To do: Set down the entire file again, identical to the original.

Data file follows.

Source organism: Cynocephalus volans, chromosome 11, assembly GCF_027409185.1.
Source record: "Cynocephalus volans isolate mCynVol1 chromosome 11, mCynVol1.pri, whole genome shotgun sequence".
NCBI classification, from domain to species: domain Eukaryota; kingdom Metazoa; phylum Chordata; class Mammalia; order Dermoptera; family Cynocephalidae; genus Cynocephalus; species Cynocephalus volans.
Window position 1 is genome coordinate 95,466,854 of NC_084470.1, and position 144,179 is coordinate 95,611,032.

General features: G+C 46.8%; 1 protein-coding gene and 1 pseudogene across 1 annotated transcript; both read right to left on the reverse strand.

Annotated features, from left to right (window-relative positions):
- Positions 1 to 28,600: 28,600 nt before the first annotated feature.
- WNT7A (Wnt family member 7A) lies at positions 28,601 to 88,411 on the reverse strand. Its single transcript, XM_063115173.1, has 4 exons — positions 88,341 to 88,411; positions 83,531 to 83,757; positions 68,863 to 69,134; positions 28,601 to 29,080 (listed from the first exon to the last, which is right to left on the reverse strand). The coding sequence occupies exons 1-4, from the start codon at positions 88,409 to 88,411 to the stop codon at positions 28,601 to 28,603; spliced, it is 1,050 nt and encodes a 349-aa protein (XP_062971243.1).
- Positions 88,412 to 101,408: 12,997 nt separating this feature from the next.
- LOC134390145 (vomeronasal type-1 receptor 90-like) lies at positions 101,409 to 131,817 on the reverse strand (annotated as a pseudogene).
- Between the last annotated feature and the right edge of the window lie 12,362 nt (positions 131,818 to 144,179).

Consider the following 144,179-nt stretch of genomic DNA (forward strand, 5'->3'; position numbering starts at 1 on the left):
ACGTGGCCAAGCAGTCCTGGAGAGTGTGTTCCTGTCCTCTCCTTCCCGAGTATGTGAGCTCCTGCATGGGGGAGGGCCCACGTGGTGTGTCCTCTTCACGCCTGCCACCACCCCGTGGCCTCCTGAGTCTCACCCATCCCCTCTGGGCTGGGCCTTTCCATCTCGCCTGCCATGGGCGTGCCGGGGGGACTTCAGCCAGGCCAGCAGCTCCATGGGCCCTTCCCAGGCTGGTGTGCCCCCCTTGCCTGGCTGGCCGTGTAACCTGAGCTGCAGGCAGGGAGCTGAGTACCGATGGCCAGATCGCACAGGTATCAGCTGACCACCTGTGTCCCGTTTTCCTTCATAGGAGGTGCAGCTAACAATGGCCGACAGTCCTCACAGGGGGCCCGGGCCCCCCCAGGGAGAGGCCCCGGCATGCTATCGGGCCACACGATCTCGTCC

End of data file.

Source organism: Cynocephalus volans, chromosome 11, assembly GCF_027409185.1.
Source record: "Cynocephalus volans isolate mCynVol1 chromosome 11, mCynVol1.pri, whole genome shotgun sequence".
NCBI classification, from domain to species: domain Eukaryota; kingdom Metazoa; phylum Chordata; class Mammalia; order Dermoptera; family Cynocephalidae; genus Cynocephalus; species Cynocephalus volans.
Window position 1 is genome coordinate 95,466,854 of NC_084470.1, and position 144,179 is coordinate 95,611,032.

General features: G+C 46.8%; 1 protein-coding gene and 1 pseudogene across 1 annotated transcript; both read right to left on the reverse strand.

Annotated features, from left to right (window-relative positions):
- Positions 1 to 28,600: 28,600 nt before the first annotated feature.
- WNT7A (Wnt family member 7A) lies at positions 28,601 to 88,411 on the reverse strand. Its single transcript, XM_063115173.1, has 4 exons — positions 88,341 to 88,411; positions 83,531 to 83,757; positions 68,863 to 69,134; positions 28,601 to 29,080 (listed from the first exon to the last, which is right to left on the reverse strand). The coding sequence occupies exons 1-4, from the start codon at positions 88,409 to 88,411 to the stop codon at positions 28,601 to 28,603; spliced, it is 1,050 nt and encodes a 349-aa protein (XP_062971243.1).
- Positions 88,412 to 101,408: 12,997 nt separating this feature from the next.
- LOC134390145 (vomeronasal type-1 receptor 90-like) lies at positions 101,409 to 131,817 on the reverse strand (annotated as a pseudogene).
- Between the last annotated feature and the right edge of the window lie 12,362 nt (positions 131,818 to 144,179).

Consider the following 144,179-nt stretch of genomic DNA (forward strand, 5'->3'; position numbering starts at 1 on the left):
ACGTGGCCAAGCAGTCCTGGAGAGTGTGTTCCTGTCCTCTCCTTCCCGAGTATGTGAGCTCCTGCATGGGGGAGGGCCCACGTGGTGTGTCCTCTTCACGCCTGCCACCACCCCGTGGCCTCCTGAGTCTCACCCATCCCCTCTGGGCTGGGCCTTTCCATCTCGCCTGCCATGGGCGTGCCGGGGGGACTTCAGCCAGGCCAGCAGCTCCATGGGCCCTTCCCAGGCTGGTGTGCCCCCCTTGCCTGGCTGGCCGTGTAACCTGAGCTGCAGGCAGGGAGCTGAGTACCGATGGCCAGATCGCACAGGTATCAGCTGACCACCTGTGTCCCGTTTTCCTTCATAGGAGGTGCAGCTAACAATGGCCGACAGTCCTCACAGGGGGCCCGGGCCCCCCCAGGGAGAGGCCCCGGCATGCTATCGGGCCACACGATCTCGTCC